Wearing the Mask

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I’ve been amazed at the response I got from that last post…comments, emails, questions. Apparently, there are plenty of us mask-wearers out there! As Meredith said, it’s the default position for many of us. I’ll be honest with you here… this whole blog thing is really gonna stretch me out of my comfort zone in this respect. I’m fine with being open and transparent one-on-one, and I’m pretty good in groups. But this…well, this is as public as it gets. And I find myself thinking OFTEN about how certain people will react to whatever I’m about to say. I’m wondering…is that a good thing or a bad thing?? is it my pride that makes me hesitate? is it fear of man? I guess, everyone falls in different places on this transparency continuum, and it probably has alot to do with our personalities. I’m pretty outgoing and don’t mind speaking up, usually. Don, as I said earlier, is very private, and it’s much harder for him to open up about his thoughts and feelings. But I’m wondering, in general, how should we, as followers and representatives of Jesus, do this? How open should we be? Are there certain things that should be kept private? I’d love to hear your thoughts on this, folks!

I remember hearing a famous author and speaker giving her testimony one time. She had a pretty stained past, but she shared it openly because, as she put it, “It doesn’t matter what you think of me…it only matters what you think of God. And the worse off I was, the better His grace appears.” I’m pretty sure I agree with her, but I still find certain things about my past difficult to talk about.  When I was in the middle of our marriage struggles, I really didn’t feel like I had a choice about the mask. Don didn’t want me to talk to anyone about our issues. I didn’t completely submit to that, because I was afraid I couldn’t survive if I didn’t have at least a few friends to help me. But generally speaking, the mask was like a prison to me. I hated it, but I didn’t know how to get out of it.

It was interesting yesterday when I asked Don to read my marriage post before I published it. I wanted to make sure he was ok with it. It amazed me when he just nodded and smiled and said “yep, that’s good.”  Wow….another evidence of God’s grace in his life. Before, he would’ve NEVER wanted me to talk about our struggles like that…especially on the internet for the whole world to see. So I’m thinking…that transparency is a gift from God. And I’m so glad God’s allowing us to talk now about our struggles. Maybe, just maybe, it’ll help someone.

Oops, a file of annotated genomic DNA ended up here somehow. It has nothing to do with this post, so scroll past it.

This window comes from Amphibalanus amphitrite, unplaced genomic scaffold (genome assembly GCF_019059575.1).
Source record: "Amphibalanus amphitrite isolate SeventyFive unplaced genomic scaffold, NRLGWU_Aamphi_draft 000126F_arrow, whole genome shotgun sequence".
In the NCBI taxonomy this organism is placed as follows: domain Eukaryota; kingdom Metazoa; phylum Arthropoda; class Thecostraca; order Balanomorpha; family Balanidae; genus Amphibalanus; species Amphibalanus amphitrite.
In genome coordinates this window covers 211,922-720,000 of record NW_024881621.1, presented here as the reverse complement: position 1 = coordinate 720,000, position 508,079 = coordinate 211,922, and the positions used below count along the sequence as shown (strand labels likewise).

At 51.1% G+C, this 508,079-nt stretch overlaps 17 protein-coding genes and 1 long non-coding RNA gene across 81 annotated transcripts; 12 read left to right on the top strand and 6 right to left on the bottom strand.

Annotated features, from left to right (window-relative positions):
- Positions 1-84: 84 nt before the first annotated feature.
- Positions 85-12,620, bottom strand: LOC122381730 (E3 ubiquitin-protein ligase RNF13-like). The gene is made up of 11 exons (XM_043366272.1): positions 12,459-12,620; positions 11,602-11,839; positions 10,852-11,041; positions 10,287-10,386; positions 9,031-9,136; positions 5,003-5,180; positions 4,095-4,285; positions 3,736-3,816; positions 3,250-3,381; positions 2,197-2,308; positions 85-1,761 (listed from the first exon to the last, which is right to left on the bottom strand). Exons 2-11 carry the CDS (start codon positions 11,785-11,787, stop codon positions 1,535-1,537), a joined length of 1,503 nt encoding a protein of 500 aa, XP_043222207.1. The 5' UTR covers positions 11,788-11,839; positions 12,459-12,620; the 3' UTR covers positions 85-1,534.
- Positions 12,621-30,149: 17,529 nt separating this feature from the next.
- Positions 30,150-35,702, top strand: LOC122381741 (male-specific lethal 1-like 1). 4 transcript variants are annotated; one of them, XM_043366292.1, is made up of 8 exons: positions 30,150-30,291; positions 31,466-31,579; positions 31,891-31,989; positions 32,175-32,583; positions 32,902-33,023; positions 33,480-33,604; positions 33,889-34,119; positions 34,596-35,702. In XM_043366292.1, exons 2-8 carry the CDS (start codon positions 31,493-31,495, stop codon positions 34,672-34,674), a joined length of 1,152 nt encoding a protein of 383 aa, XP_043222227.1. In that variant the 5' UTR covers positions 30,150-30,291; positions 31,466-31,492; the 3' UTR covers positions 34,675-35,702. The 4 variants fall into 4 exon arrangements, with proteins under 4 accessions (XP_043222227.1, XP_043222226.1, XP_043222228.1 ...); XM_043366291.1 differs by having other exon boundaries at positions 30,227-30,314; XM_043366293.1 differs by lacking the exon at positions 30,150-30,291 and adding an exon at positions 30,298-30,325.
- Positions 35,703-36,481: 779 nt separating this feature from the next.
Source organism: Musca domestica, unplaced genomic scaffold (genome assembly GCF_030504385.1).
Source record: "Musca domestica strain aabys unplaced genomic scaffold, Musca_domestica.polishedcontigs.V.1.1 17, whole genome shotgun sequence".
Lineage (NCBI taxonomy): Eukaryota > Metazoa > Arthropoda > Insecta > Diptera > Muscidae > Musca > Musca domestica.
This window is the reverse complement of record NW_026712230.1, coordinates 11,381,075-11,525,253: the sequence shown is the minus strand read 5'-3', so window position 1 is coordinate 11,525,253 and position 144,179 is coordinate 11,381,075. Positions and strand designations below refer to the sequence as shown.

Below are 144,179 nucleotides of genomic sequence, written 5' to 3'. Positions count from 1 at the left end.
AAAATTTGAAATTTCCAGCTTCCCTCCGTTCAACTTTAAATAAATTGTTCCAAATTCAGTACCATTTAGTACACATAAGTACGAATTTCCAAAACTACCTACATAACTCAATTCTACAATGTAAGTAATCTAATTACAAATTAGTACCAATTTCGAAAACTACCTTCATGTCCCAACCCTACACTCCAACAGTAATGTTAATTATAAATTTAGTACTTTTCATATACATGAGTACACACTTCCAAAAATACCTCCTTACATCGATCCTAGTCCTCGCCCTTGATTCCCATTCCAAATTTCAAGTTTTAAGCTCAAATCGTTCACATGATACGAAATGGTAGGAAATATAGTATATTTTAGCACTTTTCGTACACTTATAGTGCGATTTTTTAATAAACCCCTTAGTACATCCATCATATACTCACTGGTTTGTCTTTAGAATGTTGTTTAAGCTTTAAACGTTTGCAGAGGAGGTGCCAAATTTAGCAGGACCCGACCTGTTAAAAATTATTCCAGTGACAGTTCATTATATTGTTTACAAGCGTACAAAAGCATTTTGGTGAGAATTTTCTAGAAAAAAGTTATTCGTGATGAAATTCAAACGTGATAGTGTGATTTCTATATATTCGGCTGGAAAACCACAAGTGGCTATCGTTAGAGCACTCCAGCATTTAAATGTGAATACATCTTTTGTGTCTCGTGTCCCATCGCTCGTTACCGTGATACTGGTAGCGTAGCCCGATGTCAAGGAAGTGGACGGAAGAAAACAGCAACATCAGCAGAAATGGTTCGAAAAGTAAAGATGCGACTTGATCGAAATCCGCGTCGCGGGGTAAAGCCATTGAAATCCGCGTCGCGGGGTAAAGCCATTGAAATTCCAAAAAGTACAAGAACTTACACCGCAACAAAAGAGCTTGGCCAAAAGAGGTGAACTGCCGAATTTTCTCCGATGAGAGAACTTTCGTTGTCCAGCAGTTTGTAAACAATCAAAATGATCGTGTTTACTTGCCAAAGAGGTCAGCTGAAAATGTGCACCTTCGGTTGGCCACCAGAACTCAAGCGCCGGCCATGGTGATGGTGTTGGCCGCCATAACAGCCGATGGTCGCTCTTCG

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11 Responses to “Wearing the Mask”

  1. Wanda Smith Says:

    I can tell Don’s a cool guy…God bless you both for sharing.

  2. Meredith Says:

    This is a topic I could talk about for a while, but I think the following really says it well. It was written by Beth Moore’s daughter, Amanda Jones.

    “People need us to be real. Of course, I don’t mean “real” to the point that we’re trying to shock others with our sin nature. We don’t need to let it all hang out. I have struck out many times on this. We must be Spirit-filled to walk the fine line.

    When we’re authentic, two things happen. One, we encourage others who are struggling in the same way. And two, we allow ourselves to be encouraged by others who have been there.

    I was once an incredibly self-righteous person. I was proud of being good. Then God let me eat it and I saw what was really in my heart. There was nothing good there. I learned to surrender my weak self to Jesus every single day and let Him change my heart. If I stopped doing that, I’d turn right back into my old self. That is the scariest thought ever. The stakes are especially high now that I’m a wife and a mother. So I no longer care to portray a false sense of goodness or perfection. I want to show others that He is good and He has is all together. He can take a heart that craves sin and make it thirst for righteousness. He can take a Failure and make her a Victor. He can take our struggles and turn them into strengths. That’s what He’s done for me, what He’s doing for me, and what He’ll keep doing for me until He takes me home. ”

    For we do not preach ourselves, but Jesus Christ as Lord, and ourselves as your servants for Jesus’ sake. For God, who said, “Let light shine out of darkness,” made his light shine in our hearts to give us the light of the knowledge of the glory of God in the face of Christ. But we have this treasure in jars of clay to show that this all-surpassing power is from God and not from us. (2 Corinthians 4:5-7)

  3. Phyllis Says:

    I do think that their are times when we need to be discreet about certain things especially in cases like yours where it affects someone else. I have to applaud Don for approving your last post. I believe that takes a big man to do so. But, many are not necessarily wearing a mask as much as they are just very private people who prefer to face their struggles alone. I think this is true more so with men. However, I have always been one who finds comfort in the fact that someone has shared or is sharing the same pain. Some how I don’t feel so alone.